As accusation after accusation has come to light in the last few years that her husband, Bill Cosby, had allegedly drugged and/or sexually assaulted dozens of women, Camille Cosby has stood by the man she married 52 years ago.
But in a conference room of a Marriott hotel in Springfield, Mass. Monday, Camille, 71, was ordered to speak about her husband during a deposition connected to a defamation lawsuit filed in federal court by seven women who allege that statements made by Cosby’s representatives portray them as liars, after they claimed that Bill drugged and/or sexually assaulted them.
Yet in the over seven hours the deposition was held, just two-and-a-half hours were actual testimony. The remainder of the time was spent going back and forth between lawyers about what Camille could and could not say, and with two phone calls to a judge “to elicit help,” said Joseph Cammarata in a press conference tonight.
“I got the sense she didn’t want to be there,” Cammarata said. At least “a dozen” times Cosby’s attorneys claimed Camille did not have to answer questions due to a rule disqualifying spouses from testifying against each other.
Attorneys for Cosby were not available for comment.
While Cammarata declined to describe what he elicited from Camille, he described the day “as fruitful in a sense and frustrating in a sense. You have to come back and start the process again.”
The deposition will resume March 14, either in Springfield or Boston, Cammarata said.
This is believed to be Camille’s first testimony since more than 50 women began to go public in 2014 with accusations against the entertainer.
When asked what he hoped to gain from Camille, Cammarata said she “is his wife, she lives with him, understands the nature of his relationships.” He added: “She can observe things. She is a living, breathing human.”
He hopes that Camille’s observations will help a jury decide if Cosby “is a truth teller.”
Cammarata had said he sought from to learn from her “issues important to the case” and about the entertainer’s “relationship to her, to other women.”
“I think her testimony is significant,” he said.
She filed in Springfield, not far from where Cosby has a home. In the last year, six other women joined the suit.
Cosby countered by filing a defamation lawsuit this past December against all seven, claiming “each defendant has maliciously and knowingly published multiple false statements and accusations” about him.
Cosby’s attorneys have fought for months to delay the deposition, and claimed in a motion filed Saturday that their client “has had no involvement with the facts or allegations underlying this case.”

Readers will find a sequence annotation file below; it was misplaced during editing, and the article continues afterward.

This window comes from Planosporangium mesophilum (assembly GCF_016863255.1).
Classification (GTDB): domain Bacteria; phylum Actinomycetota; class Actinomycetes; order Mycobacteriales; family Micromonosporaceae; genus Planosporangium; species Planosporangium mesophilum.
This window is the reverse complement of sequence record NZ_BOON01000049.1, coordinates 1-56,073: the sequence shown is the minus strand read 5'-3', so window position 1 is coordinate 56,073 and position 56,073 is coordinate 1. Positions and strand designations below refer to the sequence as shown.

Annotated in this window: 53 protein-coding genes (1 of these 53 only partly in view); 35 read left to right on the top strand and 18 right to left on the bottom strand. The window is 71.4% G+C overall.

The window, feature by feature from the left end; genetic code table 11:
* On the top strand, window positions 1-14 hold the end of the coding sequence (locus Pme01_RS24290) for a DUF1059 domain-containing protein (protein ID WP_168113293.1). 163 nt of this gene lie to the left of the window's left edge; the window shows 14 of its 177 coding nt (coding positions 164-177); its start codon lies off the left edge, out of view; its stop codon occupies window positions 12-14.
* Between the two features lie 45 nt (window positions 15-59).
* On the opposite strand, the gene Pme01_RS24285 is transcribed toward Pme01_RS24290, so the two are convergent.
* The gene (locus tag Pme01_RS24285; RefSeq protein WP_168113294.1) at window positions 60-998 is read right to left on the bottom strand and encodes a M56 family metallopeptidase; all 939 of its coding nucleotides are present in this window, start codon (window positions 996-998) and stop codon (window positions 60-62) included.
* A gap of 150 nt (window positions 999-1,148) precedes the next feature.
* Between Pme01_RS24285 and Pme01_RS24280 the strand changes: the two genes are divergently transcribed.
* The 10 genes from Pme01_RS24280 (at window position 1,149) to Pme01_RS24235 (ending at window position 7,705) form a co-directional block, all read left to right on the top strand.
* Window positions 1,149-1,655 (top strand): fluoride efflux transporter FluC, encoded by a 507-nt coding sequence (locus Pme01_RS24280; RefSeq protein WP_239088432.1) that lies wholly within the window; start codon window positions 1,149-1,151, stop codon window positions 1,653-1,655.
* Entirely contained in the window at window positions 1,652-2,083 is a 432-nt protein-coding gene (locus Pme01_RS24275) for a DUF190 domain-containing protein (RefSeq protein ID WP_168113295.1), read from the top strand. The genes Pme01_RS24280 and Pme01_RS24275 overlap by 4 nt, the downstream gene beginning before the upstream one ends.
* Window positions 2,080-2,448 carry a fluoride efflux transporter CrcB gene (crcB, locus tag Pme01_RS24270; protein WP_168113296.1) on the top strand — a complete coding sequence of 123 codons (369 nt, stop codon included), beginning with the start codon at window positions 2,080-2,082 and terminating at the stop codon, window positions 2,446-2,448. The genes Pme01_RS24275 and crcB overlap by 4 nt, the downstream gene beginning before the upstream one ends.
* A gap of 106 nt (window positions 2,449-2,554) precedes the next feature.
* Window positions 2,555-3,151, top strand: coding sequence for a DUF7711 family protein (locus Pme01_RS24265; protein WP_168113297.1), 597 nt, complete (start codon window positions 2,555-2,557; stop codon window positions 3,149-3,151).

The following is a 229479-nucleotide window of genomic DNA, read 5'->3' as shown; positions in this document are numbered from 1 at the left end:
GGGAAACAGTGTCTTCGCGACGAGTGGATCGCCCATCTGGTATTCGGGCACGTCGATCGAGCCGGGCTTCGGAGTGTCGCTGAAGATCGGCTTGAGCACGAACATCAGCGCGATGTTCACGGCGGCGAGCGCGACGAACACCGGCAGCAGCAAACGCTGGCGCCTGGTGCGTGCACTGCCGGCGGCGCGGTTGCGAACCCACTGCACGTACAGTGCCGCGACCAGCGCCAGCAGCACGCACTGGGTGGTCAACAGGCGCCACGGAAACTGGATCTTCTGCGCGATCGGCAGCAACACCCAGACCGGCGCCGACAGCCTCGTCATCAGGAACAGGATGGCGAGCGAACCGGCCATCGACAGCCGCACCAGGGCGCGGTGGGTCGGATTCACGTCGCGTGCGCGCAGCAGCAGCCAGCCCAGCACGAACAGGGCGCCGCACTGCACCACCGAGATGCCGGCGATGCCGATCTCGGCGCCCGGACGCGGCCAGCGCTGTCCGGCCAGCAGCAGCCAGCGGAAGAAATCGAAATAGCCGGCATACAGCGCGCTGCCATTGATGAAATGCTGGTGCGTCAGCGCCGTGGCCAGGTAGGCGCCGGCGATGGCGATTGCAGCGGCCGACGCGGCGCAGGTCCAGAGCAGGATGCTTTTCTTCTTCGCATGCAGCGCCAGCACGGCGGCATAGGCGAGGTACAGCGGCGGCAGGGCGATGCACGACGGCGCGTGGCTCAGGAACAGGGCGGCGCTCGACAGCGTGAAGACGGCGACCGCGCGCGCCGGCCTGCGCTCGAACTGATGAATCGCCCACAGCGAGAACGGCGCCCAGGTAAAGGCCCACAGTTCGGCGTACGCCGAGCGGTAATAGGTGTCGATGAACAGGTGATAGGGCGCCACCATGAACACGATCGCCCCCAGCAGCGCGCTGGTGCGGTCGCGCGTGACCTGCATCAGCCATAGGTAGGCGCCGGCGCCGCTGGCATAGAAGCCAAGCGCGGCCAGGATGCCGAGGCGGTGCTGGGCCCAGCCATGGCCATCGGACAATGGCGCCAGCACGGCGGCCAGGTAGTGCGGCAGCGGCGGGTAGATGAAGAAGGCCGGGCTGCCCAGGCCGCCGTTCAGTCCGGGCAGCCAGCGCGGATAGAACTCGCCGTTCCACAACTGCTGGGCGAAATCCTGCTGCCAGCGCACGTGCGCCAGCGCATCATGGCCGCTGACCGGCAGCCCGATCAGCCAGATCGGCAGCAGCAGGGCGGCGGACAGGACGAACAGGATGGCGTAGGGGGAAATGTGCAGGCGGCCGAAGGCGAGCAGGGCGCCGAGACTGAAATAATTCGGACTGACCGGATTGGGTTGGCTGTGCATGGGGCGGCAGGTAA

U.S. District Judge Mark G. Mastroianni late Sunday night ordered the entertainer’s wife late to give testimony on Monday about her husband.
Monique Pressley, an attorney for Cosby, argued before Mastroianni in a brief status conference early Monday morning that holding the hearing at the Marriott posed a security threat and that news media could “intimidate or emotionally aggravate this witness.”
But Mastroianni noted that “it’s not the first time a deposition of some notoriety” has taken place at the venue and that he expects that hotel security was adequate.
About a dozen reporters have been kept at bay at one end of a long hallway, with black curtains hung from wall to wall to block any view of the conference room at the other end of the hall. Camille avoided a row of TV cameras lined up outside the hotel by entering the hotel through a parking garage.
A judge earlier this month ruled that Camille must answer some questions during the deposition while also, as a spouse, was allowed to refuse answering others.
Cammarata intended “to get the information important to the case,” he said as he stood on the courthouse steps Monday morning. “We expect to probe carefully and respectfully.”
While Cosby’s attorneys are in Springfield working to defend him on the defamation suit, the entertainer is facing aggravated indecent assault charges in Pennsylvania.
Cosby, 78, has been charged with allegedly drugging and sexually assaulting Andrea Constand, a former Temple University employee, at his Elkins Park, Pennsylvania, mansion in January 2004. He has not yet entered a plea in the criminal case, and is scheduled to appear in court March 8 for a preliminary hearing.